Paducah Power said to be on target with rate recovery plan

Paducah Power System is on track to lower customers’ bills by July first. That’s according to the publicly owned utility’s director of finance and administration.

The pieces of the rate recovery plan are starting to fall into place. At Monday’s board meeting, Finance and Administration Director David Carroll got everyone up to speed on the latest developments.

KMPA bond restructuring was a big part of the discussion. The rate recovery plan lays out this option as a way to reduce debt. Carroll said he talked to a national insurance company interested in helping KMPA refinance $150 million in bonds for a better interest rate.

The plan also calls for a new portfolio manager to find ways to get PPS’s peaking plant going more often as a way to market their assets better. American Municipal Power got the job, and Carroll said they have already used the plant more this winter than last year.

PPS also accomplished a goal for rate recovery by replacing some of their debt service reserves with surety bonds. Carroll said these moves are putting Paducah Power on the right path. “As of right now, we are on target. Now, things can change as we move along. We will try to keep everyone up to date on that,” he said.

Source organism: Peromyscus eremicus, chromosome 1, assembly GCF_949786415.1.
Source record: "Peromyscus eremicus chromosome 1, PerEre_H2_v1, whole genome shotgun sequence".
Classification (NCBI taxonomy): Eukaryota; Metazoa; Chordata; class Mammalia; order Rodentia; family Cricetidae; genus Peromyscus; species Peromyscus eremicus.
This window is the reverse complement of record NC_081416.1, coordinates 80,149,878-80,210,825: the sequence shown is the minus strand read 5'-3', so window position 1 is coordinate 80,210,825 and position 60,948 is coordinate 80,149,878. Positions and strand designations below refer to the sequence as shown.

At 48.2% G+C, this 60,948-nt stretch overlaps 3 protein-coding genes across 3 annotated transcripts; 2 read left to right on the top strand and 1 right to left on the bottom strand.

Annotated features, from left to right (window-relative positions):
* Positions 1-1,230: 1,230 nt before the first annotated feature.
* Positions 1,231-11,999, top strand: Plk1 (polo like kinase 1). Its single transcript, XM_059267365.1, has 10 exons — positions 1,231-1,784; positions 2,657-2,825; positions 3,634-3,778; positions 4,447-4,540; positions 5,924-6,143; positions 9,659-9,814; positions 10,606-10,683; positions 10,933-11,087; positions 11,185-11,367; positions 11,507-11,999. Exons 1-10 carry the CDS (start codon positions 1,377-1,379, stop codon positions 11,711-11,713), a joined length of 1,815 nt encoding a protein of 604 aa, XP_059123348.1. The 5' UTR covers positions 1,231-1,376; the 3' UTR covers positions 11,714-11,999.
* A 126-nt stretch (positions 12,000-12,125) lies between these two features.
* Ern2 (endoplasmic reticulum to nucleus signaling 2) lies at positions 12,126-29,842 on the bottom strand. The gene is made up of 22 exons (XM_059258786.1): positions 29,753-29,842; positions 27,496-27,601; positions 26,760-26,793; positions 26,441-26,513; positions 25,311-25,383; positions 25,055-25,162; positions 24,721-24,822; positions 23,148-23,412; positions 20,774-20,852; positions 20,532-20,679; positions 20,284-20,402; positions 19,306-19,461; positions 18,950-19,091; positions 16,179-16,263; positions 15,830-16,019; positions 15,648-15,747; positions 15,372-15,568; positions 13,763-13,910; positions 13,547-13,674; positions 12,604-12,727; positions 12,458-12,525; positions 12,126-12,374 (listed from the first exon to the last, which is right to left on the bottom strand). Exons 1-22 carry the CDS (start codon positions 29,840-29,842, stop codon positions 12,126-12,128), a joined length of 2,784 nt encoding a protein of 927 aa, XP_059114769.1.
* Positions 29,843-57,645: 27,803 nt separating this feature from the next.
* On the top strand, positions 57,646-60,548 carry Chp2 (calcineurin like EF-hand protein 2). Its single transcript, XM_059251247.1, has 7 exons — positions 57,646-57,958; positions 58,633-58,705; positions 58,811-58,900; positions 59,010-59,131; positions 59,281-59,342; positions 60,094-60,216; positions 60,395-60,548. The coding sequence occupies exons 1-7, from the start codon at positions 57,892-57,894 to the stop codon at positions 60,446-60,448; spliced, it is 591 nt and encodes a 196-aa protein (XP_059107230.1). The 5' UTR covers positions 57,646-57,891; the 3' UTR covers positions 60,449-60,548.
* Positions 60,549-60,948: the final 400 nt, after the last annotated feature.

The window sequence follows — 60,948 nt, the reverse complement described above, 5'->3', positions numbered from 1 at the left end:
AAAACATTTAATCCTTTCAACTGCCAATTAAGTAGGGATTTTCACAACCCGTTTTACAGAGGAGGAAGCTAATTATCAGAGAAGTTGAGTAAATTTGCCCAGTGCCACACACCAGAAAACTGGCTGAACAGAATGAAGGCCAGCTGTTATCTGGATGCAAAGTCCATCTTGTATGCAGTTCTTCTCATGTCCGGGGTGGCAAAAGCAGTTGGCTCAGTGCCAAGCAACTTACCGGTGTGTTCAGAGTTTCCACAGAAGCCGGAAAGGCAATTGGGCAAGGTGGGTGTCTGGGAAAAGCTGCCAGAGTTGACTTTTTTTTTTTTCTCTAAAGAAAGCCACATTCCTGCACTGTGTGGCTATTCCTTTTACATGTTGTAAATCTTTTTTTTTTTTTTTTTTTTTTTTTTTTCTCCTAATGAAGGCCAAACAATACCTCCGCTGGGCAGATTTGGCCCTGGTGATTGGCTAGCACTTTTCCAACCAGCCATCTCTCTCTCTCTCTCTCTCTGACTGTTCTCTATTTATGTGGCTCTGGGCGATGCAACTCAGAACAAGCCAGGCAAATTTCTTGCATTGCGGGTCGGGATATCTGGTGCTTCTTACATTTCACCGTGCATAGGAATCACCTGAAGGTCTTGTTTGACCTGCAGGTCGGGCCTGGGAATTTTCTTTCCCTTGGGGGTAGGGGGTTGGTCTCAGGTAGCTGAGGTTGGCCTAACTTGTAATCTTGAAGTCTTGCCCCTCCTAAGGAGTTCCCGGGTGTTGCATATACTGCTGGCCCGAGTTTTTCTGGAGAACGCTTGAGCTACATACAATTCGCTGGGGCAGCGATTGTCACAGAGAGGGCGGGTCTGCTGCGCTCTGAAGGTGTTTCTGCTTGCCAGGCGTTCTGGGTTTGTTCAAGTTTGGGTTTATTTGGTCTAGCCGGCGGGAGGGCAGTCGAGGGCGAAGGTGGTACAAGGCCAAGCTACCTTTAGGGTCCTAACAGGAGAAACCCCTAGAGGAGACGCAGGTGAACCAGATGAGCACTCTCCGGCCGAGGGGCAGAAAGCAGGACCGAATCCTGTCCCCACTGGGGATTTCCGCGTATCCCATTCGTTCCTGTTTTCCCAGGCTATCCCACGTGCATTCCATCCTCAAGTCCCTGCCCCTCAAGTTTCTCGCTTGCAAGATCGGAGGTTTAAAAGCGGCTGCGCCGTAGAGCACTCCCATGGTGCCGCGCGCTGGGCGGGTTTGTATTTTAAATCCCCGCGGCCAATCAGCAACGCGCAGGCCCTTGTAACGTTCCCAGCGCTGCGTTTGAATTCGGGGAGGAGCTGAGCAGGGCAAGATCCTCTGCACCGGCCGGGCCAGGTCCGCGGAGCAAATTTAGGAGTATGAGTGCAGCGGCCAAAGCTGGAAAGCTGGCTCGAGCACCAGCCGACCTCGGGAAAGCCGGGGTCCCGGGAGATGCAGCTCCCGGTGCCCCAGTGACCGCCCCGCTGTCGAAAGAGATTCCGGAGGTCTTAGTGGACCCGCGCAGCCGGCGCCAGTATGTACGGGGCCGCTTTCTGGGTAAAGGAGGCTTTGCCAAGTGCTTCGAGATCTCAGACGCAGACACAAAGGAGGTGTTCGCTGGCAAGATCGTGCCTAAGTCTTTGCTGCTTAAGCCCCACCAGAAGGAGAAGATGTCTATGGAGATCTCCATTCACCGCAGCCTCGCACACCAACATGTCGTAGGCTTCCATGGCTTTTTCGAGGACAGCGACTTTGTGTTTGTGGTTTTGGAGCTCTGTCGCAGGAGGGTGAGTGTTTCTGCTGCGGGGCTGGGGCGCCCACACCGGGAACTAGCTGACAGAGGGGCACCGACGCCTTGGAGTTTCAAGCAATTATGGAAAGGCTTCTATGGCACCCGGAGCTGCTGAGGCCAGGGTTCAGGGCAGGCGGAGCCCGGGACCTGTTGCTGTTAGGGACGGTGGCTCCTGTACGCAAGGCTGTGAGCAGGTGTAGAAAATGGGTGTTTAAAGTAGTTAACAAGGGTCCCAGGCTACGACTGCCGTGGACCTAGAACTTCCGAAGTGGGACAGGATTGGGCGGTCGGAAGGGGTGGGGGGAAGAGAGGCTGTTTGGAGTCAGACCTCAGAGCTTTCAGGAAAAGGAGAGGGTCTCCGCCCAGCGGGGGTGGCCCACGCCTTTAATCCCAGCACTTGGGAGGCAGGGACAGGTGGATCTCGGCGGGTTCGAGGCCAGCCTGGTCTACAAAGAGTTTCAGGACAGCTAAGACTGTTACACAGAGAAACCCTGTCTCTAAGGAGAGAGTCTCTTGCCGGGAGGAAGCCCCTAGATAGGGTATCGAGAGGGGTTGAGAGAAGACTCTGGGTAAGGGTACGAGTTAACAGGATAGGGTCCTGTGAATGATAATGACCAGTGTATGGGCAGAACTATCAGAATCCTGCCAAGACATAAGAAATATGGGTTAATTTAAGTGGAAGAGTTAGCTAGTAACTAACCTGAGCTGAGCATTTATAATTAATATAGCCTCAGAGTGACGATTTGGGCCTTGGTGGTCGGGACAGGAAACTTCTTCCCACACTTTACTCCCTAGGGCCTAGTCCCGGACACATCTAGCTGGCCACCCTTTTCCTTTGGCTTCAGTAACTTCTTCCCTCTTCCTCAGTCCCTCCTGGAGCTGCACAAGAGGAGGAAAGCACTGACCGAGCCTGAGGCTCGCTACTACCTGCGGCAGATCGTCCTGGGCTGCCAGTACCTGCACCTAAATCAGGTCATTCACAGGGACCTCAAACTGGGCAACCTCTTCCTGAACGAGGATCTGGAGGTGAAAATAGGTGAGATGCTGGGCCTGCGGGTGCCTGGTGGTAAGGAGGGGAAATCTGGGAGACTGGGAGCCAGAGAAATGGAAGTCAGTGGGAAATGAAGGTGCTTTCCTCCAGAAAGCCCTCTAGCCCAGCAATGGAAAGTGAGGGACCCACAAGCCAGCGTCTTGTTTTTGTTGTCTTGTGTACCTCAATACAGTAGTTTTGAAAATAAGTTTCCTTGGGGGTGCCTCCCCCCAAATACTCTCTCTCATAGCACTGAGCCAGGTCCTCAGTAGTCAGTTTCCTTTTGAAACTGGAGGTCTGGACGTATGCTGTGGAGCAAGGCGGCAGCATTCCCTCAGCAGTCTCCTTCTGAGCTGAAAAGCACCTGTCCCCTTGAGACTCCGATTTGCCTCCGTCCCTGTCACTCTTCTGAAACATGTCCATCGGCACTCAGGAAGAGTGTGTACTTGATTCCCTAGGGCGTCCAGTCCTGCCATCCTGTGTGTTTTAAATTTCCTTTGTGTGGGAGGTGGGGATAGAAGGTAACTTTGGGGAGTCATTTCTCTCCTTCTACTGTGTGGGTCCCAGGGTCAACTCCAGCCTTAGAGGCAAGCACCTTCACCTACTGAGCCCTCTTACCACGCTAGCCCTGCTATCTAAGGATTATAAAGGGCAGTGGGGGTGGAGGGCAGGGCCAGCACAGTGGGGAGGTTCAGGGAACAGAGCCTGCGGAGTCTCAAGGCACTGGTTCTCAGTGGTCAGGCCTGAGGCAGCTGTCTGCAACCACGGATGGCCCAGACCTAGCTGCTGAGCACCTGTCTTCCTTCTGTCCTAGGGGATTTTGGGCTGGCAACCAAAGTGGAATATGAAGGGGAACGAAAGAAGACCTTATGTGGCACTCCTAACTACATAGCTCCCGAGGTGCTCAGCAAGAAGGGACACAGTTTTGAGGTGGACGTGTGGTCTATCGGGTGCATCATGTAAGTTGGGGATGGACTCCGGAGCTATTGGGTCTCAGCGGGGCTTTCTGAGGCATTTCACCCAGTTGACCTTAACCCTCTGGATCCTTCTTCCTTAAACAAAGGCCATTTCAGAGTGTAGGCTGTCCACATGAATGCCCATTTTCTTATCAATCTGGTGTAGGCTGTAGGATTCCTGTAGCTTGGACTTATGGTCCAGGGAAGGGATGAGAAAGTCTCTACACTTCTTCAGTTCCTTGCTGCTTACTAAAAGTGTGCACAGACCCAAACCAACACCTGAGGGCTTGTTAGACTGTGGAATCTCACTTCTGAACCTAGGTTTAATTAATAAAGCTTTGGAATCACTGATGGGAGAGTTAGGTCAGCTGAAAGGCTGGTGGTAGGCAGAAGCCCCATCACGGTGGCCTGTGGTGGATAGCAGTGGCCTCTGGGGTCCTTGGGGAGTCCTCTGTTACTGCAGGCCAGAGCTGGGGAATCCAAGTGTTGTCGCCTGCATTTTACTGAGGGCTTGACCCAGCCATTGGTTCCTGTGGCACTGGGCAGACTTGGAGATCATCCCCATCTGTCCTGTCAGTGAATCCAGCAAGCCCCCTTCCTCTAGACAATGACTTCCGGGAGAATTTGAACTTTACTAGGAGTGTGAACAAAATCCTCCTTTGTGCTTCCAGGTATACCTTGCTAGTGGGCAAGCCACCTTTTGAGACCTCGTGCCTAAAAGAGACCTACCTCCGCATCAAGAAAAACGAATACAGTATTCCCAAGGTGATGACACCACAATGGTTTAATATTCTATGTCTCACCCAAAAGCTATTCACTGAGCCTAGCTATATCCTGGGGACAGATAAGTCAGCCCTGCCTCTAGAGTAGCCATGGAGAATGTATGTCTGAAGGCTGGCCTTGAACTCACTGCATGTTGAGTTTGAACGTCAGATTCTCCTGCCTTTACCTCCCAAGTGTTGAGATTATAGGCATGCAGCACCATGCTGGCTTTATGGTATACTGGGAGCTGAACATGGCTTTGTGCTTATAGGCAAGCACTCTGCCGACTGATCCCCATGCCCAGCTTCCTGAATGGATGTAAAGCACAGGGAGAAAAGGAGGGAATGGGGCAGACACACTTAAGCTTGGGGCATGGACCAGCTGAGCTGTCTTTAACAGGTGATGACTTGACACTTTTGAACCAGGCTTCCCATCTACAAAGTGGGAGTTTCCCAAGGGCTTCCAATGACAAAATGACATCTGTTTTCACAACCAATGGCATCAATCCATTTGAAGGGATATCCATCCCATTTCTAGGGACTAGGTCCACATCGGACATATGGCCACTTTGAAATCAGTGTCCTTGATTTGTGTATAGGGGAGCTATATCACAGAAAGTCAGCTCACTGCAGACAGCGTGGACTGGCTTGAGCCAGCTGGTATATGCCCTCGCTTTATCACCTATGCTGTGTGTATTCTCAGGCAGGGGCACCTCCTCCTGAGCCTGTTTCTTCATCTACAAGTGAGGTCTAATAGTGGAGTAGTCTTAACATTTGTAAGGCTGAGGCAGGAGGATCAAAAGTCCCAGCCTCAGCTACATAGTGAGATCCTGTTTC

The board also voted to get rid of Fitch and start using Standard & Poor for their annual credit rating service. Fitch downgraded PPS’s rating two notches to BBB back in December, but Carroll said he thinks S&P’s rating will be more favorable.

S&P gave KMPA an A-minus with a stable outlook. KMPA is a joint action agency that’s invested in Prairie State, and PPS makes up 84 percent of it. That’s why Carroll said the decision to hire S&P should improve the utility’s credit.   

PPS stands to save $2,500 a year by switching to S&P, because their fee is for annual surveillance is less expensive than Fitch’s.

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